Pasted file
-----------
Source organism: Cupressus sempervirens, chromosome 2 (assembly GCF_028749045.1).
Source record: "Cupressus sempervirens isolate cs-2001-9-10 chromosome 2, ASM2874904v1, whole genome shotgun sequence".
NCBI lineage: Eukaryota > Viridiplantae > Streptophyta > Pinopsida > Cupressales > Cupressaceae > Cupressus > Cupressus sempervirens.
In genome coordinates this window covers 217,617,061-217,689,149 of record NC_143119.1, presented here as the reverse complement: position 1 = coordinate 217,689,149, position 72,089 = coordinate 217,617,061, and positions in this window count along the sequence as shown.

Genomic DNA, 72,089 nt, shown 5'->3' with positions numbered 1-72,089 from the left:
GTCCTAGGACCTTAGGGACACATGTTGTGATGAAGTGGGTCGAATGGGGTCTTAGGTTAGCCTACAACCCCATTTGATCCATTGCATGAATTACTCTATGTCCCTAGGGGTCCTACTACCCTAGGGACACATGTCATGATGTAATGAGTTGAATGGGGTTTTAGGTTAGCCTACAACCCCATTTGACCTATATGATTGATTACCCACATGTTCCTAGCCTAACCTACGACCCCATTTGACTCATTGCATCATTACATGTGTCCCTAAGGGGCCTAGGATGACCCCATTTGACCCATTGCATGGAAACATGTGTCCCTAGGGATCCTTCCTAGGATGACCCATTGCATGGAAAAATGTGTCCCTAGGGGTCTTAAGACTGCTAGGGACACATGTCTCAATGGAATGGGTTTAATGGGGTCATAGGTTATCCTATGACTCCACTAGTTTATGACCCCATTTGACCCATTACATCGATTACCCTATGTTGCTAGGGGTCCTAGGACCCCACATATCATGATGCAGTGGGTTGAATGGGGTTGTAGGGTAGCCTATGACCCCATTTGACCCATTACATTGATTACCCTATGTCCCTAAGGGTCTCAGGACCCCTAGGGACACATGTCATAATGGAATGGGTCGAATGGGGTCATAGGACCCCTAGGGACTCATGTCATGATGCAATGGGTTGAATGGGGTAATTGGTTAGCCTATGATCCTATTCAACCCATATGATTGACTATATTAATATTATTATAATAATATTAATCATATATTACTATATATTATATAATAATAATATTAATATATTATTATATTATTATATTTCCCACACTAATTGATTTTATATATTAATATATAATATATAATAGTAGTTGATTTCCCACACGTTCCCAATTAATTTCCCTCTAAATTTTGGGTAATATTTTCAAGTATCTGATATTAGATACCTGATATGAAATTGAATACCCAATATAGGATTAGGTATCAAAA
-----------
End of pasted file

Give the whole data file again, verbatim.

Source organism: Cupressus sempervirens, chromosome 2 (assembly GCF_028749045.1).
Source record: "Cupressus sempervirens isolate cs-2001-9-10 chromosome 2, ASM2874904v1, whole genome shotgun sequence".
NCBI lineage: Eukaryota > Viridiplantae > Streptophyta > Pinopsida > Cupressales > Cupressaceae > Cupressus > Cupressus sempervirens.
In genome coordinates this window covers 217,617,061-217,689,149 of record NC_143119.1, presented here as the reverse complement: position 1 = coordinate 217,689,149, position 72,089 = coordinate 217,617,061, and positions in this window count along the sequence as shown.

Genomic DNA, 72,089 nt, shown 5'->3' with positions numbered 1-72,089 from the left:
GTCCTAGGACCTTAGGGACACATGTTGTGATGAAGTGGGTCGAATGGGGTCTTAGGTTAGCCTACAACCCCATTTGATCCATTGCATGAATTACTCTATGTCCCTAGGGGTCCTACTACCCTAGGGACACATGTCATGATGTAATGAGTTGAATGGGGTTTTAGGTTAGCCTACAACCCCATTTGACCTATATGATTGATTACCCACATGTTCCTAGCCTAACCTACGACCCCATTTGACTCATTGCATCATTACATGTGTCCCTAAGGGGCCTAGGATGACCCCATTTGACCCATTGCATGGAAACATGTGTCCCTAGGGATCCTTCCTAGGATGACCCATTGCATGGAAAAATGTGTCCCTAGGGGTCTTAAGACTGCTAGGGACACATGTCTCAATGGAATGGGTTTAATGGGGTCATAGGTTATCCTATGACTCCACTAGTTTATGACCCCATTTGACCCATTACATCGATTACCCTATGTTGCTAGGGGTCCTAGGACCCCACATATCATGATGCAGTGGGTTGAATGGGGTTGTAGGGTAGCCTATGACCCCATTTGACCCATTACATTGATTACCCTATGTCCCTAAGGGTCTCAGGACCCCTAGGGACACATGTCATAATGGAATGGGTCGAATGGGGTCATAGGACCCCTAGGGACTCATGTCATGATGCAATGGGTTGAATGGGGTAATTGGTTAGCCTATGATCCTATTCAACCCATATGATTGACTATATTAATATTATTATAATAATATTAATCATATATTACTATATATTATATAATAATAATATTAATATATTATTATATTATTATATTTCCCACACTAATTGATTTTATATATTAATATATAATATATAATAGTAGTTGATTTCCCACACGTTCCCAATTAATTTCCCTCTAAATTTTGGGTAATATTTTCAAGTATCTGATATTAGATACCTGATATGAAATTGAATACCCAATATAGGATTAGGTATCAAAA